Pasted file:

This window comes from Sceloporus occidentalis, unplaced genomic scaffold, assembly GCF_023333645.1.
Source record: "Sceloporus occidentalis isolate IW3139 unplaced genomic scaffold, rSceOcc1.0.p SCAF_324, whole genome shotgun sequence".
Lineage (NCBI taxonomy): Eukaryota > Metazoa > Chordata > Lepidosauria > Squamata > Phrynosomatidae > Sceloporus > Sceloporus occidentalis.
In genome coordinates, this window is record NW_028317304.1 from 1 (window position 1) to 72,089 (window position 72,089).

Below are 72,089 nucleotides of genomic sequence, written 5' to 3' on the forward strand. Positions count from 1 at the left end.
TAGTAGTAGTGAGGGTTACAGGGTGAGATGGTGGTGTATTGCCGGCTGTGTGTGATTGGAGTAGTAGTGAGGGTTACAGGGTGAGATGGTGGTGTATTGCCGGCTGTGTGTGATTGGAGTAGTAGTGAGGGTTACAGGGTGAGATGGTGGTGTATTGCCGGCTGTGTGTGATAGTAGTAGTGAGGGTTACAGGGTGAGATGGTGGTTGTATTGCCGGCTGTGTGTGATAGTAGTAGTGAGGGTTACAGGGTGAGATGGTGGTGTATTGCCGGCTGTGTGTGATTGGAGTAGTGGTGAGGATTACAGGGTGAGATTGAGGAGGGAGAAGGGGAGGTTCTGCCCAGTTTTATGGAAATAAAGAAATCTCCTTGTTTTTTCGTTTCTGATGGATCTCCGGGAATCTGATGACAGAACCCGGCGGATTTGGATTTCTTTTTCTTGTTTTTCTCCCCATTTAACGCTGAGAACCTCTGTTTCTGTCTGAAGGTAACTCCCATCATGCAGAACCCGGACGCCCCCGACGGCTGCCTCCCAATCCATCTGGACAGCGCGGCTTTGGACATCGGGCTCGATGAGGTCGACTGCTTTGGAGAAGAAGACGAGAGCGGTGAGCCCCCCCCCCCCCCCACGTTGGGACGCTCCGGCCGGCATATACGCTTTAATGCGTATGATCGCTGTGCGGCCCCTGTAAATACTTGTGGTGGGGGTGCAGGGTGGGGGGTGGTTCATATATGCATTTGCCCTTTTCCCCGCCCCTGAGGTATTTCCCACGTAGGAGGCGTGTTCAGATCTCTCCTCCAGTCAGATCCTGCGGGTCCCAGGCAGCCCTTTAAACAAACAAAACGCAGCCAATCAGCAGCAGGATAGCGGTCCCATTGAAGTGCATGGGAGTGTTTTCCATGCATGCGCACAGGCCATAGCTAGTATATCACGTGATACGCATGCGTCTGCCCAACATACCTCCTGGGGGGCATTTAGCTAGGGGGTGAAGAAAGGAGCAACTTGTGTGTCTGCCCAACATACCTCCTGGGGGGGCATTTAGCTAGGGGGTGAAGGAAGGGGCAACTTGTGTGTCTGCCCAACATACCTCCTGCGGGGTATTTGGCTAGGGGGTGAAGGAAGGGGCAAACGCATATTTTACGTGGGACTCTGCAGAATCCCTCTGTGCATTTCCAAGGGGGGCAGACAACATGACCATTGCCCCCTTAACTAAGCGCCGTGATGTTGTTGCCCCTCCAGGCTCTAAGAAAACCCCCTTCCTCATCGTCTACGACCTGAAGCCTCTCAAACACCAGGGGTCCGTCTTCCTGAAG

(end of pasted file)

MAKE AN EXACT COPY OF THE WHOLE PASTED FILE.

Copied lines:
This window comes from Sceloporus occidentalis, unplaced genomic scaffold, assembly GCF_023333645.1.
Source record: "Sceloporus occidentalis isolate IW3139 unplaced genomic scaffold, rSceOcc1.0.p SCAF_324, whole genome shotgun sequence".
Lineage (NCBI taxonomy): Eukaryota > Metazoa > Chordata > Lepidosauria > Squamata > Phrynosomatidae > Sceloporus > Sceloporus occidentalis.
In genome coordinates, this window is record NW_028317304.1 from 1 (window position 1) to 72,089 (window position 72,089).

Below are 72,089 nucleotides of genomic sequence, written 5' to 3' on the forward strand. Positions count from 1 at the left end.
TAGTAGTAGTGAGGGTTACAGGGTGAGATGGTGGTGTATTGCCGGCTGTGTGTGATTGGAGTAGTAGTGAGGGTTACAGGGTGAGATGGTGGTGTATTGCCGGCTGTGTGTGATTGGAGTAGTAGTGAGGGTTACAGGGTGAGATGGTGGTGTATTGCCGGCTGTGTGTGATAGTAGTAGTGAGGGTTACAGGGTGAGATGGTGGTTGTATTGCCGGCTGTGTGTGATAGTAGTAGTGAGGGTTACAGGGTGAGATGGTGGTGTATTGCCGGCTGTGTGTGATTGGAGTAGTGGTGAGGATTACAGGGTGAGATTGAGGAGGGAGAAGGGGAGGTTCTGCCCAGTTTTATGGAAATAAAGAAATCTCCTTGTTTTTTCGTTTCTGATGGATCTCCGGGAATCTGATGACAGAACCCGGCGGATTTGGATTTCTTTTTCTTGTTTTTCTCCCCATTTAACGCTGAGAACCTCTGTTTCTGTCTGAAGGTAACTCCCATCATGCAGAACCCGGACGCCCCCGACGGCTGCCTCCCAATCCATCTGGACAGCGCGGCTTTGGACATCGGGCTCGATGAGGTCGACTGCTTTGGAGAAGAAGACGAGAGCGGTGAGCCCCCCCCCCCCCCCACGTTGGGACGCTCCGGCCGGCATATACGCTTTAATGCGTATGATCGCTGTGCGGCCCCTGTAAATACTTGTGGTGGGGGTGCAGGGTGGGGGGTGGTTCATATATGCATTTGCCCTTTTCCCCGCCCCTGAGGTATTTCCCACGTAGGAGGCGTGTTCAGATCTCTCCTCCAGTCAGATCCTGCGGGTCCCAGGCAGCCCTTTAAACAAACAAAACGCAGCCAATCAGCAGCAGGATAGCGGTCCCATTGAAGTGCATGGGAGTGTTTTCCATGCATGCGCACAGGCCATAGCTAGTATATCACGTGATACGCATGCGTCTGCCCAACATACCTCCTGGGGGGCATTTAGCTAGGGGGTGAAGAAAGGAGCAACTTGTGTGTCTGCCCAACATACCTCCTGGGGGGGCATTTAGCTAGGGGGTGAAGGAAGGGGCAACTTGTGTGTCTGCCCAACATACCTCCTGCGGGGTATTTGGCTAGGGGGTGAAGGAAGGGGCAAACGCATATTTTACGTGGGACTCTGCAGAATCCCTCTGTGCATTTCCAAGGGGGGCAGACAACATGACCATTGCCCCCTTAACTAAGCGCCGTGATGTTGTTGCCCCTCCAGGCTCTAAGAAAACCCCCTTCCTCATCGTCTACGACCTGAAGCCTCTCAAACACCAGGGGTCCGTCTTCCTGAAG